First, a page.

Culture has hugely contributed to how women are seen today. Women have always been valued based on marriage and family. Most people believe that it is against the norms for a woman to own a business as this can take her far away from her family, and she will not do her duties. So, it is a massive deal for African women to decide to be entrepreneurs as they have to combine work with family.
Another thing that people note about women working is that some works are specially reserved for men, and people bring in their cloaks of doubt when a woman attempts to fill in such a position.
This is especially the case in Senegal, but Ms Marie Louise Ndoye has risen above this to establish an enterprise and still run other activities. Ms Ndoye, a woman highly interested in cargo and freight, founded the branch of WIN Logistics in Senegal. She did this to see her people have such a company situated within their country.
Ms Marie Ndoye is a woman with a wealth of experience in the field as she is a 25-year professional in the cargo and freight enterprise. But one limitation to such industry in Africa is that women are rarely found working such roles, and men dominate. Another issue is that some of these people seem to be Europeans.
When Ms Ndoye first joined the industry, it took a while for her to adapt because she tried to prove that even though she was female, she could successfully run such a business. In that way, she realised she was doing the job on a double scale compared to even her male colleagues. Many people doubted her ability to blend, and she just had to do more to prove that she could stay at the top of the game just like any man.
She always wanted to change this perspective, and it made her delve deep into women’s empowerment. So invested in changing this view about women, she took up the Pareel project by the World Bank Group We-Fi program in Senegal. For three months, the project supported entrepreneurs and women so they could get more access to finance and the market out there. This project also helped to train their skills in coaching and networking so they could help develop others after they have been trained.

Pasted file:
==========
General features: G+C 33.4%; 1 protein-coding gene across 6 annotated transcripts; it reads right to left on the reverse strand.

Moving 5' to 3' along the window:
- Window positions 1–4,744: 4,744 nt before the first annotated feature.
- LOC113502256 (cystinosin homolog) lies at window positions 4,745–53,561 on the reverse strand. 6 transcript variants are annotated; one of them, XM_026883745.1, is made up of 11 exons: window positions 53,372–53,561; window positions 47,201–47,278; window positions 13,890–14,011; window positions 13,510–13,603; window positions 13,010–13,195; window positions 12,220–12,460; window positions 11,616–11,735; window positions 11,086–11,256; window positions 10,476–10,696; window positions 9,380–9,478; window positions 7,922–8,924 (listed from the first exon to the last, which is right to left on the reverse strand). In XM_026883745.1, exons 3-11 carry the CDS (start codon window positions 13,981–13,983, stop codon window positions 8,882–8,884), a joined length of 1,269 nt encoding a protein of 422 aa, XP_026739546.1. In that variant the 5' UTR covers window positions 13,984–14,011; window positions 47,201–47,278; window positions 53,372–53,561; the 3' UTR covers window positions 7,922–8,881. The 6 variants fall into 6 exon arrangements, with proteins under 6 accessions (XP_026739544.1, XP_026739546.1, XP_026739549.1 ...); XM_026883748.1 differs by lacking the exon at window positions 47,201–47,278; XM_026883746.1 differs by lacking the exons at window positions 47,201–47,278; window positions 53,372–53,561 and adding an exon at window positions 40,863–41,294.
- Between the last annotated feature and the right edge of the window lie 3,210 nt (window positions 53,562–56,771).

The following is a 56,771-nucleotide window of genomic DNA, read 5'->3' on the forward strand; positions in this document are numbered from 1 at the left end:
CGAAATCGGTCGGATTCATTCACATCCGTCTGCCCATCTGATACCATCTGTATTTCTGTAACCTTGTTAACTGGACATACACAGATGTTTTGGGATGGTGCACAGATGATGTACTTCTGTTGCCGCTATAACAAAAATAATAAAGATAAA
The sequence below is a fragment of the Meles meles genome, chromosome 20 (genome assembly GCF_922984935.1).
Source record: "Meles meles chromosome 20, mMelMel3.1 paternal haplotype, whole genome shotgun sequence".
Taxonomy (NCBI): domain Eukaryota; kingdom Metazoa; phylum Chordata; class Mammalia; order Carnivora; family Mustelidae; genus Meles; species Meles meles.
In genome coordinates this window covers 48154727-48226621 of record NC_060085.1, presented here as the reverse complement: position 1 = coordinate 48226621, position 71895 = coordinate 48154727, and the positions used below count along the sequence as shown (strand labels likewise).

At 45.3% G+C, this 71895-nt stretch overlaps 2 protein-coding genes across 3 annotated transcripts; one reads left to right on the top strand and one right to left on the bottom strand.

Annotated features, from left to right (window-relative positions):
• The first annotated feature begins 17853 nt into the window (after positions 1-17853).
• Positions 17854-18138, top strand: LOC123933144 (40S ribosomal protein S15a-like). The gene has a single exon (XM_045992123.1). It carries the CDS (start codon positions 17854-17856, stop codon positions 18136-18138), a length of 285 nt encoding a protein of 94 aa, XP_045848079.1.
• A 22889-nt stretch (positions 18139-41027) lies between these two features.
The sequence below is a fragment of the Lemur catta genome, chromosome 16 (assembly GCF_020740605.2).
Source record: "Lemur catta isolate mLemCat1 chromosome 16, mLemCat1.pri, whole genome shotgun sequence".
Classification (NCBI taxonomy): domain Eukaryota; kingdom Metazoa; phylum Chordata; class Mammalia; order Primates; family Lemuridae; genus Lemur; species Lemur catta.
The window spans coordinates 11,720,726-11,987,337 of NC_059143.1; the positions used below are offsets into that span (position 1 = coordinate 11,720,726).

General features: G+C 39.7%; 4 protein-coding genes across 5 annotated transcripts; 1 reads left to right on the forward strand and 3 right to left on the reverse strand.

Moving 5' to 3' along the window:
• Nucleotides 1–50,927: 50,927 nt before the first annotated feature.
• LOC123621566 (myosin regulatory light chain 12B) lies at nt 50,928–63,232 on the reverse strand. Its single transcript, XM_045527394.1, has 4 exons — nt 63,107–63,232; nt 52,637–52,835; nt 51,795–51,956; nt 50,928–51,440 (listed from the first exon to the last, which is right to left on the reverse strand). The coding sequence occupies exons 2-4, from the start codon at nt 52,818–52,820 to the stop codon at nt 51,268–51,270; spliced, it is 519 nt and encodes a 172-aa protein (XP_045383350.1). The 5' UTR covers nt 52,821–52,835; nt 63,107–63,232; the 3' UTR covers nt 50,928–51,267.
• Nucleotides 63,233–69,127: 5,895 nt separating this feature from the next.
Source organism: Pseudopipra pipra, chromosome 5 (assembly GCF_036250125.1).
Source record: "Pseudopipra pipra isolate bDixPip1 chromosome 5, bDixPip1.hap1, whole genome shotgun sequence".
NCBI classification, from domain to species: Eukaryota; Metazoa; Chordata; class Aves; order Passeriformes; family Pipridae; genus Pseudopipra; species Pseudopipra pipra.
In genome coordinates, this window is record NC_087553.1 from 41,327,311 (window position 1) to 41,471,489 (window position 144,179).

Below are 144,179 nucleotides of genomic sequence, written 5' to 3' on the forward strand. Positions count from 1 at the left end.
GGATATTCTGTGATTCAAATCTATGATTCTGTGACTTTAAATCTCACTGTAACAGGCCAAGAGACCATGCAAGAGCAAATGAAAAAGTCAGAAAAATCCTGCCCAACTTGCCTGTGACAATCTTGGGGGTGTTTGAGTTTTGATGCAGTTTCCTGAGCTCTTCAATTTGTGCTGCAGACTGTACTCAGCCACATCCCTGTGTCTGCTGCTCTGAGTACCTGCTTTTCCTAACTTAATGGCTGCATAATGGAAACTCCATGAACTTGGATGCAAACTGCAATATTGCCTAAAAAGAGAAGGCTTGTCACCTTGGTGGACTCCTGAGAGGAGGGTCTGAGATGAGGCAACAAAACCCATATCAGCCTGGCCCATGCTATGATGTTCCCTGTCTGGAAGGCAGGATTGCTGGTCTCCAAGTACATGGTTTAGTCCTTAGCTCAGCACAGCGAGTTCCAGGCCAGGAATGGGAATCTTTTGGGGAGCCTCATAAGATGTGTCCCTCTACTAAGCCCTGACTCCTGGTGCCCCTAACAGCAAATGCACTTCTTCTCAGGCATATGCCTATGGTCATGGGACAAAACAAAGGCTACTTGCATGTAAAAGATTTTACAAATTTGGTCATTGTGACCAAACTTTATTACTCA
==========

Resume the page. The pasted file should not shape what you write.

Apart from being underestimated in an environment that favoured male prowess, Ms Ndoye was also concerned about alleviating the problems that social norms cause for women who intended to start businesses. The view that being a woman meant having a family and children did not settle well because she believed being a woman should be rooted and defined by how much the woman can achieve in her business endeavours.
Through the entrepreneurial training she took, she found more to being a business person than just proving your skill. She learnt about intelligence, leadership and public speaking, which could help her go farther if combined with skills she already had. However, her concern about using these to reach other women remained.
One solution that she strongly believes can aid this is Women Supporting Women as she believes that when women connect and form communication means, they can overcome all challenges. Ms Ndoye also runs consultations and trains people.
Another solution she feels can make things easier for women entrepreneurs is funding. To her, no matter how good an establishment is, if it is not funded, there will be loopholes, and she hopes that women can access enough finance to set up businesses successfully.
As a well-established entrepreneur herself, Ms Ndoye wishes more women could climb up the ladder and take up leadership in positions that everyone considers impossible for women. It would be great to see a world that realises that women are more than channels for bringing more people to the world.
Written By: Joyce C. Nwezeh Obi-Akejelu (Writer, Social media manager and graphic designer with Africa4AfricaWomen/Assert/PAWES).